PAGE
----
An average hospital is…..?
A quick post on something we do not think about often.
We look at the world through our own professional lens. If you toil at a big urban hospital, your sphere of interest encompasses GME, training, research, and safety net care. Conversely, if you work at a small, rural hospital, you concentrate on ER and ward coverage, adequacy of services, and connectivity to neighboring facilities and unavailable technology.
2011 Hospitalist Salaries and Food For Thought
We have additional 2011 hospitalist salary data out for consideration. The title of the linked piece, “Has hospitalist pay finally peaked?,” asks the right question. Today’s Hospitalist culled the data from 1000 hospitalists from various regions and venues.
Hospital Safety Score–Leapfrog Style
A new site and hospital grading system went up yesterday, developed by The Leapfrog Group. It combines both HHS and Leapfrog metrics to produce a letter grade, and was vetted by objective national quality experts (which does not make it ideal of course). Your hospital is almost certainly in the database. Take a look here.
Having Chest Pain? First, a Nosh.
I do hospitals, not meat loaf or fried chicken. Stick with me. Lots of great tables and charts to follow.
“Medicare Rates Bad, So Shift to Private Payers,” and Hospitalist Does What? (PART II)
My last post spoke of the cost shift hospitals invoke when their reimbursement fails to cover expenses. The thinking goes, Medicare pays $800 for a bed day, and it cost $1000, so charge commercial plans $1200 to balance the ledger.
Today is a grab bag of newsworthy citations:
Find My Lost Sock in the Dryer for $10…Not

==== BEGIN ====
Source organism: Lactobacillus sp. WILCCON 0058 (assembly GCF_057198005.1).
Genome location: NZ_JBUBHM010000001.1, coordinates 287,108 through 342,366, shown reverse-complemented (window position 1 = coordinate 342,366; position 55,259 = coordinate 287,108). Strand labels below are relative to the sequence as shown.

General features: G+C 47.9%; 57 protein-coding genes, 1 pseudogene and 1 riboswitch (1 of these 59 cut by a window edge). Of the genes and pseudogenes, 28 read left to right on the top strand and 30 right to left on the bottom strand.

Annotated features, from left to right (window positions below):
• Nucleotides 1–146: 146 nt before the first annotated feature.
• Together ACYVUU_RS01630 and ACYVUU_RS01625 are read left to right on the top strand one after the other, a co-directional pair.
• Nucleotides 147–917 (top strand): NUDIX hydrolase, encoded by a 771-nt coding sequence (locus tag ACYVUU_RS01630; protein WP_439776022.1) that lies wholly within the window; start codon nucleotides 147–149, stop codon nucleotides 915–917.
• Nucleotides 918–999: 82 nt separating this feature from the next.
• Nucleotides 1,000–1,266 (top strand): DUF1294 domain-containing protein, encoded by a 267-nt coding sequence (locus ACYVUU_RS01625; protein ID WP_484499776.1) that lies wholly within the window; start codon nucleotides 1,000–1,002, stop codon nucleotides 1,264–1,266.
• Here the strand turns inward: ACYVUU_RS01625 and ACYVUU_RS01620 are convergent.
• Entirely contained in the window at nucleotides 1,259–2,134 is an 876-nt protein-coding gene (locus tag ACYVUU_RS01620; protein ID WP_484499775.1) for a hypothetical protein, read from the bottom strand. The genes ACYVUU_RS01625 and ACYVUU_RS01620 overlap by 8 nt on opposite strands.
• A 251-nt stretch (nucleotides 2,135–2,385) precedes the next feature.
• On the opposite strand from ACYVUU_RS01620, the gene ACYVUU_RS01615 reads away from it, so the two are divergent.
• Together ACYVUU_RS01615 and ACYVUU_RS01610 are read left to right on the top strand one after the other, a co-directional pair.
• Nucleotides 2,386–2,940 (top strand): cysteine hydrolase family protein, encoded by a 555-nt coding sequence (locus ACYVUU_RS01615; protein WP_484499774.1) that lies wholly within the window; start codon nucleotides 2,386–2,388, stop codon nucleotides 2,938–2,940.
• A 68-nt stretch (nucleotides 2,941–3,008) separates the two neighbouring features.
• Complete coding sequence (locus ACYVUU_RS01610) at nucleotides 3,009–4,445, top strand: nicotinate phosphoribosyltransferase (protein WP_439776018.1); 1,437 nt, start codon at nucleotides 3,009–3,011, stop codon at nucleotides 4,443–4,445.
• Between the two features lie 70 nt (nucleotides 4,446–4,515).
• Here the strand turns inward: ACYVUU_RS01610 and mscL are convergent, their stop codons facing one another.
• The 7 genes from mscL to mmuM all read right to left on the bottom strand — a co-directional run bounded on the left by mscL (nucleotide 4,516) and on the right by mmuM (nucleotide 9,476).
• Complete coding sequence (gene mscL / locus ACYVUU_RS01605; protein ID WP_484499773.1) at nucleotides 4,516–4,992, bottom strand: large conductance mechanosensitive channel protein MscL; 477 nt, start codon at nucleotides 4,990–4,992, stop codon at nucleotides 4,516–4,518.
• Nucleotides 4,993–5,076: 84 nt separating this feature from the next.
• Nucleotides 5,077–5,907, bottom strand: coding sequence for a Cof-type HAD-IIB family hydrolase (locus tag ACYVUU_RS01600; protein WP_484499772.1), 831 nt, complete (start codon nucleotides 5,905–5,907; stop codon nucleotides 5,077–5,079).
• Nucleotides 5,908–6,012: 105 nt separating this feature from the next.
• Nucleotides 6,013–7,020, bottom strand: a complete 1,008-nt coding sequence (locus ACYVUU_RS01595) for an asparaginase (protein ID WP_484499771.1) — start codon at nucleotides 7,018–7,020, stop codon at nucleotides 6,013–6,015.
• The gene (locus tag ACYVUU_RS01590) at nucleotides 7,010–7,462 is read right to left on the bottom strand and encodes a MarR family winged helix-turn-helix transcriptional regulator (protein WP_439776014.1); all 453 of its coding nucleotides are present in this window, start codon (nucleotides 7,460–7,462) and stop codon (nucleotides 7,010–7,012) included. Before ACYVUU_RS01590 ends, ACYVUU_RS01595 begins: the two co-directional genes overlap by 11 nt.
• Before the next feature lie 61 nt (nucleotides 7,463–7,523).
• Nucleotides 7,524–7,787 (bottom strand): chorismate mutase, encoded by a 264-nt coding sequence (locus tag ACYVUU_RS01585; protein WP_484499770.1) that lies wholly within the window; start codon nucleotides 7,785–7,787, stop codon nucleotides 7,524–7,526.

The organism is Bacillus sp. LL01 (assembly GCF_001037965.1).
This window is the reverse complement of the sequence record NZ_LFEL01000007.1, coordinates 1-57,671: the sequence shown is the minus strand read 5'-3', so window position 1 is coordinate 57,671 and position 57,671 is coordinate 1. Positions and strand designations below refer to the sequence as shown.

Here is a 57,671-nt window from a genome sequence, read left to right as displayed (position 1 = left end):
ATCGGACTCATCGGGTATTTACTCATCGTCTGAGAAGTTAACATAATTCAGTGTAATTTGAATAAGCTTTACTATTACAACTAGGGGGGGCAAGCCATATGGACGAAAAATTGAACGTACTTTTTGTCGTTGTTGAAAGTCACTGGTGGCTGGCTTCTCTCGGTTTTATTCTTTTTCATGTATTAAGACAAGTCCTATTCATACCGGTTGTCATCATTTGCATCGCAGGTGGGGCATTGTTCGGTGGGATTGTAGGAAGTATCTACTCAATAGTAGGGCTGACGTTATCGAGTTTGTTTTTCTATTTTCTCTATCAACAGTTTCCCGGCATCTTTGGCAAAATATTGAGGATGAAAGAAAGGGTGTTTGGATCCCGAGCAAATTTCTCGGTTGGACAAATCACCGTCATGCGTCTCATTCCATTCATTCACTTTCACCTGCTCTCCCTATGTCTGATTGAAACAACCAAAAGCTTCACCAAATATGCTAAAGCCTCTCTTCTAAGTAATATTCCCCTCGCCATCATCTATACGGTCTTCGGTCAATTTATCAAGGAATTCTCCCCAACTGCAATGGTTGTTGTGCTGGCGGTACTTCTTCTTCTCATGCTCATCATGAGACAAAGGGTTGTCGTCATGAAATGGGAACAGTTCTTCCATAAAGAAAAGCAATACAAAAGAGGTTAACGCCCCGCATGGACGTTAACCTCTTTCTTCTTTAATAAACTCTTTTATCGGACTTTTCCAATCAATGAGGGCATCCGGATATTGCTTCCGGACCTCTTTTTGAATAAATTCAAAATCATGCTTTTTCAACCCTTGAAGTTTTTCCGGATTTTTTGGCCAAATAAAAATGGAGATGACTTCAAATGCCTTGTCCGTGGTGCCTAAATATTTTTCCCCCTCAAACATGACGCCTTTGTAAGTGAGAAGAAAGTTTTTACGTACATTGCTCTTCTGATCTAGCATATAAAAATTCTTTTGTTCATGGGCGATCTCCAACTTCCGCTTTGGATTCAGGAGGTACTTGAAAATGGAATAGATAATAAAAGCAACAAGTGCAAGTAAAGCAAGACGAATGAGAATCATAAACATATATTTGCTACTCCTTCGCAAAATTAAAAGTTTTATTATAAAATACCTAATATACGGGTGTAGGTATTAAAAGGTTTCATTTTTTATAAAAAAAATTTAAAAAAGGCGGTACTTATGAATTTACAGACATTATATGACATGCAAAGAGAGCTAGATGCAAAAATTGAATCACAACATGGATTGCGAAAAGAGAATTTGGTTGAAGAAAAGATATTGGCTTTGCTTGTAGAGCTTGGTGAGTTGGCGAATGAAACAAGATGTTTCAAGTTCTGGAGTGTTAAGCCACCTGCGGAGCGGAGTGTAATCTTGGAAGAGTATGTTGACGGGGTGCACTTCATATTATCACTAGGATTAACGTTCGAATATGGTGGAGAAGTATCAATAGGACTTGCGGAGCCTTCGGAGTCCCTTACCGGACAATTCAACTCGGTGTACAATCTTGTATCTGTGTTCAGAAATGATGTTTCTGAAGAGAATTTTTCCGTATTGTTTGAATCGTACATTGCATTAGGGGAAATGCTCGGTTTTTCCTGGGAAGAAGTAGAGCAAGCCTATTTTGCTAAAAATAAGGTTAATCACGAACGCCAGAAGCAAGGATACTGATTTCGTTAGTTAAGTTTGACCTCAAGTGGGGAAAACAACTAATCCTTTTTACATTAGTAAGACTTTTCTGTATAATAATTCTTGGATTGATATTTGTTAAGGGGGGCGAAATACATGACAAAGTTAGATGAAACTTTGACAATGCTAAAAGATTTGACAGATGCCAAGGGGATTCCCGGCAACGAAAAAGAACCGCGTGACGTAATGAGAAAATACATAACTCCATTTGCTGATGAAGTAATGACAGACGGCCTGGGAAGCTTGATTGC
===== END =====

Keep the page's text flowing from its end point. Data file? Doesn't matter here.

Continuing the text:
OK, not the contest you want to participate in, but this caught my attention from today’s WSJ (gated):
Amid a larger effort to use medical data to improve health care, one company is trying something new: offering $3 million in prize money for the algorithm that can best predict when people are likely to be sent to the hospital.
It’s Still Hard to Understand the System
A recent query to the blog from a reader states:
“Most patients of Primary Care Physicians are not aware that if their PCP is affiliated with a teaching hospital, and his doctor sends that patient to the hospital, his care will NOT be supervised by the PCP who that patient knows, trusts and know the medical history of the patient. That patient will be cared for by a ‘Hospitalist’ a resident and perhaps 2 or more students, and this combination changes the first of every month. This takes away from the patient his or her freedom of choice. In spite of this most PCP do NOT tell their patients that this is the procedure if they place him in the hospital. Don’t you think a patient has the right to know this information long before he or she is hospitalized?”